In his new book “Hollywood Royale,” Andy Warhol’s Protégé Matthew Rolston celebrates the Eighties revival of Hollywood glamour. Featuring more than 100 portraits taken by Rolston from 1977 to 1993, the book contains photos of icons like Michael Jackson, Cyndi Lauper, and @drewbarrymore, pictured here in 1991. “Hollywood Royale,” out today, will be accompanied by an exhibition opening at Los Angeles’ Fahey/Klein Gallery on March 1. #wwdeye
"Nowadays when life is not so happy with everything going on in the world, I think people come to me for a little bit of whimsy and color and fun." - Designer Rebecca De Ravenel on her cult-favorite jewelry line. (📸 : @vsteves) #wwd40
“Everyone is talking about how the retail industry is struggling, but I think it’s an incredible time because brands who are doing something different and innovative are setting themselves up for the future,” said @adamgoldston, who founded the luxury athletic brand @apl with his brother @ryangoldsten. The Goldston’s are part of WWD’s 40 under 40: a group of industry notables. See the rest of the list on WWD.com. (📷: @vsteves) #wwd40
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“It’s passion that helps get anybody to a certain point and it’s what’s propelled me,” said Kith founder @ronniefieg, one of WWD’s 40 under 40: a group of industry notables who are changing the face of retail, fashion and beauty. Fieg, who opened a Manhattan flagship on October 7, began his career at age 13 as a stock boy and salesman for footwear chain David Z. “I think staying true to [my] beliefs, hard work and passion have gotten me to where [Kith] is today.” See the rest of the 40 at WWD.com. (📷: @vsteves) #wwd40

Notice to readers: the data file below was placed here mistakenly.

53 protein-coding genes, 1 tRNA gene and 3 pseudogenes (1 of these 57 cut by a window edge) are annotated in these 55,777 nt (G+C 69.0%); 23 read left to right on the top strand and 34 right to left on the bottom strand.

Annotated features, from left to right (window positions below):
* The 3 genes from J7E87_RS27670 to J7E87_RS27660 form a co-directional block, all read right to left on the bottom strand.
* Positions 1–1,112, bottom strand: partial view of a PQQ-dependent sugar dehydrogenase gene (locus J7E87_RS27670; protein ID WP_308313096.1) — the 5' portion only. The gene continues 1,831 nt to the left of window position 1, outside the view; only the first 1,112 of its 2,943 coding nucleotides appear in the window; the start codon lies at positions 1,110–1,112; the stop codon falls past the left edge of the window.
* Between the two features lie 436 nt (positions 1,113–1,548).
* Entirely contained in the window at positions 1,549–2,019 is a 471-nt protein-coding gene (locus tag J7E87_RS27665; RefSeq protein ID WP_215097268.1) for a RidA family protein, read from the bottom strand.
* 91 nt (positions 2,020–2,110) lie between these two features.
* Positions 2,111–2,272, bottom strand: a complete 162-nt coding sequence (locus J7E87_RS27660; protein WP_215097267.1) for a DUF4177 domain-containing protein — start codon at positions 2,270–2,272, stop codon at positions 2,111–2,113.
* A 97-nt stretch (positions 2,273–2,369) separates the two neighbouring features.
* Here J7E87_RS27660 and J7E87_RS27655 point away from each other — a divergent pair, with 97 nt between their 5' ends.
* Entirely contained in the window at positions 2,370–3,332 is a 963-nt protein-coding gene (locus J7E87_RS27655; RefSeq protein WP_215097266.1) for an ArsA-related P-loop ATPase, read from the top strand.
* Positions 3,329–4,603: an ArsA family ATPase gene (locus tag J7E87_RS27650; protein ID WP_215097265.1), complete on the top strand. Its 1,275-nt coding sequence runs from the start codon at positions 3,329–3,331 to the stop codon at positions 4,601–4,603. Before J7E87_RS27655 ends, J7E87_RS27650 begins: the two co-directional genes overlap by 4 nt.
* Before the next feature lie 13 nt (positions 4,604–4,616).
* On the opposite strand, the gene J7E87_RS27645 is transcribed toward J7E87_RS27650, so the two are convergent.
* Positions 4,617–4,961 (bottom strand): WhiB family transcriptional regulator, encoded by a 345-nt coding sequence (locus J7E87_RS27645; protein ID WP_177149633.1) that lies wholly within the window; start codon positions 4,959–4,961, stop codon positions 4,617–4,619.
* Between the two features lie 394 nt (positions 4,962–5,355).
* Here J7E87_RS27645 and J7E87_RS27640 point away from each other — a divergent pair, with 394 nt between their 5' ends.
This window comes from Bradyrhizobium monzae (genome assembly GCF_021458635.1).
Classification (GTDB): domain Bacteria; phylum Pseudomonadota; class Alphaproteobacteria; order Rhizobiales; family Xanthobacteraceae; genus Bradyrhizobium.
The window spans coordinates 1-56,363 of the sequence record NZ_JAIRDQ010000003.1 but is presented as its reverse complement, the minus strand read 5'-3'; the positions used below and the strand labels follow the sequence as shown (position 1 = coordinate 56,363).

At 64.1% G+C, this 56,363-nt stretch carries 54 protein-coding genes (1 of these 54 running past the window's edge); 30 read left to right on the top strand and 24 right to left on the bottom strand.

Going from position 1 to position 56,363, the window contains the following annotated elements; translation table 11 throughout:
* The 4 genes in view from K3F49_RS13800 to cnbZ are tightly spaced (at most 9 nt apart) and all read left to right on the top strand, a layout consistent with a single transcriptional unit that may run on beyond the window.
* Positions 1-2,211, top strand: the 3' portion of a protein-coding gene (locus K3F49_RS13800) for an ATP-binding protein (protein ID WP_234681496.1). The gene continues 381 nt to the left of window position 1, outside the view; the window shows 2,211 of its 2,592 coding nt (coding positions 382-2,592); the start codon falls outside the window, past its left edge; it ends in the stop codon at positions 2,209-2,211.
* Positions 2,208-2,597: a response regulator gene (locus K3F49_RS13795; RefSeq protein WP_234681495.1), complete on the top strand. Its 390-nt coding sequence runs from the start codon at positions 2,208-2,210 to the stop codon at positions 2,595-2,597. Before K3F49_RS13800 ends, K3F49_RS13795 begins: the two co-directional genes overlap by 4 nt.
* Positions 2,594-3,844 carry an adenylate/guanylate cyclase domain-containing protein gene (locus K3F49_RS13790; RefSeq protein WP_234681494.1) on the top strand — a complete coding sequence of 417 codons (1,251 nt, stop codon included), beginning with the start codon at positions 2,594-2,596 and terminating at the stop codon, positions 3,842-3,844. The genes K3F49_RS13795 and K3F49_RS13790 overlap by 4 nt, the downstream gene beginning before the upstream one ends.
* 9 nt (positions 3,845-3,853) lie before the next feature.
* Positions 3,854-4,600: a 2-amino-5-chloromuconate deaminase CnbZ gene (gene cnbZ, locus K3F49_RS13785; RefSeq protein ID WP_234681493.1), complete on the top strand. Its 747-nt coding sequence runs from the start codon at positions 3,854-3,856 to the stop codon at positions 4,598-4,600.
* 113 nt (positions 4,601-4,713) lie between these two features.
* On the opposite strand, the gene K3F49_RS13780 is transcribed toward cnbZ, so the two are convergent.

25-year-old @samweaving is about to break out this fall, starring in Netflix’s horror film “The Babysitter,” fittingly out today on Friday the 13th. That’s not the only place you’ll be seeing her, though — Weaving’s got a role Showtime’s “SMILF” and another alongside Frances McDormand and Woody Harrelson in “Three Billboards Outside Ebbing, Missouri.” Though she’s got a full plate at the moment, there’s one role she’s got her eye on: Marilyn Monroe. “I’m a little too young at the moment, but it’s on my bucket list,” the actress told WWD (📷: @dandoperalski) #wwdeye
BFF's Poppy Jamie and Suki Waterhouse celebrated the launch of their bag line Pop x Suki at Nordstrom last night. "The line is really about our friendship, and how we are so different but complement each other," said Waterhouse. 👯 (📷: Katie Jones) #wwdeye
After designing the new @louisvuitton and @bulgariofficial flagships and a @chanelofficial boutique opening in Japan, @petermarinoarchitect has another project on his plate: The Lobster Club. Located in the Seagram Building, it’s the famed architect’s first restaurant project in New York, serving up modern Japanese brasserie-style cuisine. Bronze hues, bespoke material detailing, blush and chartreuse tones and a heavy emphasis on Picasso can be seen throughout. Mark your calendars for Nov. 1 for the much-anticipated opening. (📷: @clint_spaulding) #wwdeye
Did you know: @carlychaikin of "Mr. Robot" has been painting for about a decade? The actress, who plays Darlene on the show, is a self-taught artist who lists Salvador Dalí and Chuck Close as some of her idols. Chaikin told WWD that painting is a form of meditation for her — A much-needed one given the intensity of "Mr. Robot." See a piece Chaikin is working on at WWD.com (📷: @jilliansollazzo) #wwdeye